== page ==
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© St. Petersburg Times, published March 31, 2002
TWA, American Airlines stock exchange won't fly
Q. I am holding a few shares of stock in Trans World Airlines. A friend told me that I could trade them in or exchange them for American Airlines stock. If this is true, what would the ratio of exchange be? I also heard that maybe I should hold onto the stock. I would like to know your thinking on this.
A. I am afraid I have bad news for you.
American Airlines will not give you anything for your TWA shares. American acquired the assets of Trans World Airlines but not the company itself. What's left of TWA is in bankruptcy liquidation in Delaware. In the distribution of remaining assets, creditors' claims will take priority over those of common shareholders.
The good news is that if you sell a stock at a loss or if it becomes worthless, you can claim the loss on your investment on your income tax return. TWA was delisted last year and more recently has traded on the Pink Sheets market for a penny a share. Talk to your broker about selling the stock or providing you with a letter stating there is no longer any market for it.
If you have a paper stock certificate, it may be worth holding onto as a potential collectible rather than selling.
For more information, American Airlines suggests writing to Trans World Airlines Inc., shareholder inquiries, 10601 NW Ambassador Drive, Unit F, Kansas City, MO 64153.
Q. I have been buying shares of a company through dividend reinvestment for 25 years. If I wish to sell, would the IRS require a detailed accounting of each quarterly purchase for 25 years? That would take a listing of many pages.
A. You need a detailed accounting to figure out the cost of your shares, but you do not need to mail that information to the IRS.
In the spot where the tax form (Schedule D) asks for the purchase date for your shares, simply write "various." If you sell any shares you held less than one year, report them separately under the section of the form for short-term capital gains and losses.
Even though you don't have to send your records in with your tax return, you do need to keep them in case your return is audited.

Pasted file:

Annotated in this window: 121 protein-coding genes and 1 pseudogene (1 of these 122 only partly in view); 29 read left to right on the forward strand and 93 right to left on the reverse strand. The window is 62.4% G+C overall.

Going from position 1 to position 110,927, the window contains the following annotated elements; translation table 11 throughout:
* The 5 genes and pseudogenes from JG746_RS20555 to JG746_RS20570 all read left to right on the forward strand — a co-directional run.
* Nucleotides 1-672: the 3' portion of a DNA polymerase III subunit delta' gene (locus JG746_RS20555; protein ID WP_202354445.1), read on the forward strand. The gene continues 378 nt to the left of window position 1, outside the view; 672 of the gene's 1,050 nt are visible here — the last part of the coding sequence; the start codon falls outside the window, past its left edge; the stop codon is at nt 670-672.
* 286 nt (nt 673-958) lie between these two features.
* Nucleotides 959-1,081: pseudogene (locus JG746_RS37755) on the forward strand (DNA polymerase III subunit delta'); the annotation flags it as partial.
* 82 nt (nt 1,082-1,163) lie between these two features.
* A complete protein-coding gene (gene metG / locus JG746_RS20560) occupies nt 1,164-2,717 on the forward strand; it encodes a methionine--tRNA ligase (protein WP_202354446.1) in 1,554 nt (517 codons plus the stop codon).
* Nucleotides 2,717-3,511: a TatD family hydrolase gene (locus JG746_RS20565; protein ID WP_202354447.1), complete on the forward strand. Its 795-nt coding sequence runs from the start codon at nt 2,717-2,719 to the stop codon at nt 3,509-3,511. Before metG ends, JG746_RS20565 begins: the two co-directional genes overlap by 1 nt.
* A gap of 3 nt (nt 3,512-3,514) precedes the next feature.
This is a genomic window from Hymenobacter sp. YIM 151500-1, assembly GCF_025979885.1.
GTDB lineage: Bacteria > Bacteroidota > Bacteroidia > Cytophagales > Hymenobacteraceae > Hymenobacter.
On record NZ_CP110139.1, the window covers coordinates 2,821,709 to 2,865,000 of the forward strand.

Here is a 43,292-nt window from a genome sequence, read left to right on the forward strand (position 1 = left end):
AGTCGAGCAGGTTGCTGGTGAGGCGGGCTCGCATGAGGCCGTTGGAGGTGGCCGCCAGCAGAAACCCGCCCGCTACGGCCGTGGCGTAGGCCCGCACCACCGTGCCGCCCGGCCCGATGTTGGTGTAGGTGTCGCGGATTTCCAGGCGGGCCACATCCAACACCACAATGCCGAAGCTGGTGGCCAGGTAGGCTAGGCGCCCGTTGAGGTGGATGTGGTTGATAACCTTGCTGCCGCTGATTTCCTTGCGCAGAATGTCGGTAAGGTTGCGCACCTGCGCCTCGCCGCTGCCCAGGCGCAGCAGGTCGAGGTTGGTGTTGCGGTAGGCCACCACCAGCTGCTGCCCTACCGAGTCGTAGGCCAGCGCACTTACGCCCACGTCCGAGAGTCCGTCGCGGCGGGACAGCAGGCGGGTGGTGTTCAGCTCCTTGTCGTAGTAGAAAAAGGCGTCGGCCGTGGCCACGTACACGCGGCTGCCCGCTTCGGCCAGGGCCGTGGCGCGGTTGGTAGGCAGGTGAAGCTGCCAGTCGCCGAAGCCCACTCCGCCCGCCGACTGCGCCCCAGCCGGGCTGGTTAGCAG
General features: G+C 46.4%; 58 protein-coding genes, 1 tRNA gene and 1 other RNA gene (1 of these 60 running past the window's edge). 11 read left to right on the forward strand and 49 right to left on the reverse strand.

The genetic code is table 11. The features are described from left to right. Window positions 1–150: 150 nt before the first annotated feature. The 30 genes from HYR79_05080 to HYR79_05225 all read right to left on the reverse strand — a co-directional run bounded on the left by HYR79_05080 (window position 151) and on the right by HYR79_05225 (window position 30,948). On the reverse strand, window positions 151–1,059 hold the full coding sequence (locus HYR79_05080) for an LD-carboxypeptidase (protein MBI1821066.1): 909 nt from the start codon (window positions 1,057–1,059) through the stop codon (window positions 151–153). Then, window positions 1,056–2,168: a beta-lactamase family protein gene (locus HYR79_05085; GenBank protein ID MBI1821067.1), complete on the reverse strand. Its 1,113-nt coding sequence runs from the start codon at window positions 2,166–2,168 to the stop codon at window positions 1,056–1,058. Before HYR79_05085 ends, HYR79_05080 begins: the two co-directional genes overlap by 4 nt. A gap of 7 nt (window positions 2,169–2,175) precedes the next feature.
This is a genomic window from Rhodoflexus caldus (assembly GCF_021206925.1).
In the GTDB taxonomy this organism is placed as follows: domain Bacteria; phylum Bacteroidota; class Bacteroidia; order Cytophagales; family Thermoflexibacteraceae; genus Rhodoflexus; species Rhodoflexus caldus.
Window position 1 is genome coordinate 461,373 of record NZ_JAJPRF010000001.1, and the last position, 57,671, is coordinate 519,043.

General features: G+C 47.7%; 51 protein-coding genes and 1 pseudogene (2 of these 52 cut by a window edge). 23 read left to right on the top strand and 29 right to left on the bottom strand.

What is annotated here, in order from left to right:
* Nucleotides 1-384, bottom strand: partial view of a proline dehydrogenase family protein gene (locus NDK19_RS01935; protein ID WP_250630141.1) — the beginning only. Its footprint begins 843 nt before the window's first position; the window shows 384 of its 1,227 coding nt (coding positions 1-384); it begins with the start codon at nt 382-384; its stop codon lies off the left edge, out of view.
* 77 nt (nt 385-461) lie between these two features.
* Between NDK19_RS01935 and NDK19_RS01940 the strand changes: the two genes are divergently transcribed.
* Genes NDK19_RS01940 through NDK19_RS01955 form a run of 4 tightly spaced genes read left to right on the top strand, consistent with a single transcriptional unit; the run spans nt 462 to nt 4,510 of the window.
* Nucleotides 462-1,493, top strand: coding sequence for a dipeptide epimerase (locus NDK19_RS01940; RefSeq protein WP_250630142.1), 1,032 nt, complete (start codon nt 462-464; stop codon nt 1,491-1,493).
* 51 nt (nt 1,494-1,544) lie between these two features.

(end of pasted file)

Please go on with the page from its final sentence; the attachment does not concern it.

Q. I recently read a reference to health insurance premiums being paid with pretax dollars. What are pretax dollars?
A. "Pretax" means the money is excluded from income when calculating how much income tax you owe. The IRS allows companies to set up their payroll system so some deductions are not included in an employee's taxable income as reported to the IRS. The best known of these would be an employee's contributions to a retirement savings plan such as a 401(k). Health insurance premiums and contributions to medical or dependent care spending accounts also can be made pretax.
Q. I have paid premiums for years on a whole life policy that has built up a cash value. When I die, will my beneficiaries receive the face amount of the policy plus the cash value or just the face amount?
A. Most likely your beneficiaries will receive only the face amount. Some types of policies offer the option of a higher payout combining face value and cash value. Expect to pay a higher premium for this option if it is available.
There are ways to tap your cash value while you are alive through loans or withdrawals, but if you take advantage of them, the death benefit for your beneficiaries will be reduced. If you are contemplating this, be sure you understand how the death benefit will be affected.
Reader Bob McKnight recommends this Federal Reserve Web site to readers who have an adjustable rate mortgage tied to the weekly average yield on U.S. Treasury securities adjusted to a constant maturity of one year. The site tracks trends back to 1962. He says the information may be helpful if you are trying to decide whether to switch to a fixed-rate mortgage, or you just want to check up on your mortgage company's calculations. If you have a money Web site to recommend, please send me an e-mail.
-- Helen Huntley writes about investing and markets for the Times. If you have a question about investments or personal finance, send it to On Money. We'll try to answer those we think are of greatest reader interest. All questions must be submitted in writing, but readers' names will not be published. Send questions to Helen Huntley, Times, P.O. Box 1121, St. Petersburg, FL 33731.